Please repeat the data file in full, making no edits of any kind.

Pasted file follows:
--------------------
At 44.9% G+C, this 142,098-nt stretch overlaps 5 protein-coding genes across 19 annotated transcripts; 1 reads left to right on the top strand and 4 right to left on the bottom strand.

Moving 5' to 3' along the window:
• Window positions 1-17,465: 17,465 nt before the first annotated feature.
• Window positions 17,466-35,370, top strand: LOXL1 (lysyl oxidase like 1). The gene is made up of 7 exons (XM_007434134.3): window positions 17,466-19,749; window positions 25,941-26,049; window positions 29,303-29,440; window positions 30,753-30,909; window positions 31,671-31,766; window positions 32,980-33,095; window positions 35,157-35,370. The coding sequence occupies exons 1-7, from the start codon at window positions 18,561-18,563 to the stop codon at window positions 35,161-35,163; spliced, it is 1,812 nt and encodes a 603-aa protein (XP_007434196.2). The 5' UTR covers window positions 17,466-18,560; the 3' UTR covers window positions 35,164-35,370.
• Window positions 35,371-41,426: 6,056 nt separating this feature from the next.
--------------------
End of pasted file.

At 44.9% G+C, this 142,098-nt stretch overlaps 5 protein-coding genes across 19 annotated transcripts; 1 reads left to right on the top strand and 4 right to left on the bottom strand.

Moving 5' to 3' along the window:
• Window positions 1-17,465: 17,465 nt before the first annotated feature.
• Window positions 17,466-35,370, top strand: LOXL1 (lysyl oxidase like 1). The gene is made up of 7 exons (XM_007434134.3): window positions 17,466-19,749; window positions 25,941-26,049; window positions 29,303-29,440; window positions 30,753-30,909; window positions 31,671-31,766; window positions 32,980-33,095; window positions 35,157-35,370. The coding sequence occupies exons 1-7, from the start codon at window positions 18,561-18,563 to the stop codon at window positions 35,161-35,163; spliced, it is 1,812 nt and encodes a 603-aa protein (XP_007434196.2). The 5' UTR covers window positions 17,466-18,560; the 3' UTR covers window positions 35,164-35,370.
• Window positions 35,371-41,426: 6,056 nt separating this feature from the next.